The Social Studies Department at Normal Community High School, near the campus of Illinois State University, recently launched a student project that can raise awareness about important social issues like bullying. A few students there took on projects to underscore how bullying can lead to suicide and note that suicide is one of the biggest killers of US teens.
With the permission of the faculty advisor, we reprint a story from the school’s student newspaper, The Inkspot, that ran on January 20.
Blue paint in the shape of a semicolon intentionally stains the cement brick wall in the corner of Room 22 followed by two sentences:
“It represents a sentence the author could have ended, but chose not to. You are the author; the sentence is your life.” ~S.L.B.
Making an impact while earning a grade, Sophia Baietto painted that mural, metaphorically explaining suicide, in Misty Morris-Lelm’s classroom.
The 20% Project: A Start
Social studies teacher LaTishia Baker decided this year that she would also participate in the “20% Project” assignment that her departmental co-worker Stefen Robinson started a few years ago. The project is an assignment in which students find a passion project with a community impact and spend 20 percent of their class time on that work. The students choose a subject important to them and participate in social justice work.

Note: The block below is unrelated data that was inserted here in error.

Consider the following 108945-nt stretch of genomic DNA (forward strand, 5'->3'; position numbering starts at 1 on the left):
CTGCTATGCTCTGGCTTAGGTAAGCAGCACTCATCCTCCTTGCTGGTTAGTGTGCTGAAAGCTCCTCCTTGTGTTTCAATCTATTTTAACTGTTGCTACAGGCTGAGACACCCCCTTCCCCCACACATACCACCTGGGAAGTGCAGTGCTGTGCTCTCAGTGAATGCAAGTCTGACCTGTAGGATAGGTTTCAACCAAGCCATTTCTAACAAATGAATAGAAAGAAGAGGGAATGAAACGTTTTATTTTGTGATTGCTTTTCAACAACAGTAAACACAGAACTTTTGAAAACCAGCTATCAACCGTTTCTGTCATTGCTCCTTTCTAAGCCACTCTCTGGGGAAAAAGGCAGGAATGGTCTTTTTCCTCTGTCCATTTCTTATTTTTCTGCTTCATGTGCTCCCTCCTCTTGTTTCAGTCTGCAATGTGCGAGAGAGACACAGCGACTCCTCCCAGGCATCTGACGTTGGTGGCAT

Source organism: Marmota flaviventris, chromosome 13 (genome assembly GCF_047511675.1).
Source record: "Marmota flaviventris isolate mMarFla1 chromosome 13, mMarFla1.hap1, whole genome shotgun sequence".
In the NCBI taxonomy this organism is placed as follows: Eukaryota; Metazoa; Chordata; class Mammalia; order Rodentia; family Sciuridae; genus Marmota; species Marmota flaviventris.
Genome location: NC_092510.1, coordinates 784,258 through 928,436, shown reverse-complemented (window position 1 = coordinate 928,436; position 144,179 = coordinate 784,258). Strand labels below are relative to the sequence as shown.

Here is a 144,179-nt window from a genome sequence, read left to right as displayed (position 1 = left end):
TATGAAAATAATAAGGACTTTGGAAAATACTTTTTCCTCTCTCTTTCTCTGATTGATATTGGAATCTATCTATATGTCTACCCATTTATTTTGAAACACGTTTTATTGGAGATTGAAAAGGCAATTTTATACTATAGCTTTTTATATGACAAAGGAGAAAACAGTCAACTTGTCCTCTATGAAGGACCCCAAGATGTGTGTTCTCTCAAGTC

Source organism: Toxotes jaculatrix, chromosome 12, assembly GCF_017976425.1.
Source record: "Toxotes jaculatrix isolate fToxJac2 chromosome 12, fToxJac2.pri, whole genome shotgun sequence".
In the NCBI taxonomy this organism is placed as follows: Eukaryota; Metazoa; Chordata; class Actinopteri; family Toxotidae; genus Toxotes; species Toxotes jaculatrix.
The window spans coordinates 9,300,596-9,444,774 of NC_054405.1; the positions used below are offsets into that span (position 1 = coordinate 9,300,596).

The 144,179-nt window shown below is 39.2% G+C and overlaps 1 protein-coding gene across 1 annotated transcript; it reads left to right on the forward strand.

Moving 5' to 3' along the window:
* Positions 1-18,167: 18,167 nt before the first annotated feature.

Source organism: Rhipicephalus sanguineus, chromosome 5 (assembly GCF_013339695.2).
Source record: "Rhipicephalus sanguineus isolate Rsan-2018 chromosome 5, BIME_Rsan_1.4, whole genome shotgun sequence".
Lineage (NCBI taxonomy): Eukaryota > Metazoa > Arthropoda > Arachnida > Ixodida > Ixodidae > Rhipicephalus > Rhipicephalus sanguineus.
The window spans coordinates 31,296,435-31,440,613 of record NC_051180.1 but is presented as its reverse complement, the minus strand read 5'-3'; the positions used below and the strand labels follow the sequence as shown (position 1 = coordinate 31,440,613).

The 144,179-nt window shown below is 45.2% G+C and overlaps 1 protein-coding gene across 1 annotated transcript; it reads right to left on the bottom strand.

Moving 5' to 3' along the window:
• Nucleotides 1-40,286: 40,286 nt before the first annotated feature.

“When somebody says, ‘Hey, you can do whatever you want,’ people sometimes don’t know how to respond,” Mr Robinson said. “Often, students don’t know what to do ′cause it’s hard when you have been socialized in an environment where you’re told what to do all the time.”
To Mr Robinson, the idea of making a student sit at a desk and listen as someone talked at them about a time when a person worked on something that they were passionate about, seemed like stunting the growth mentally for the students. “I want to offer the opportunity for students to get involved in activism,” he said.
In place of hearing him lecture about an activist—something almost abstract to some students—Mr Robinson wanted them to actually practice activism, community change. His main goal in starting the 20% Project was to get students to work for something that they enjoy or find interesting. Why not let them do something they are passionate about now, instead of waiting until their 12 years of school is over to get a diploma to tell the world they’re now allowed to do what they love?
“I want them to enjoy working on something that they find valuable,” he explained. Getting involved in activism “might lead to their involvement in more community work. You’re more than likely to get more involved in social justice work once you start doing it.”
The Need: Starting the Conversation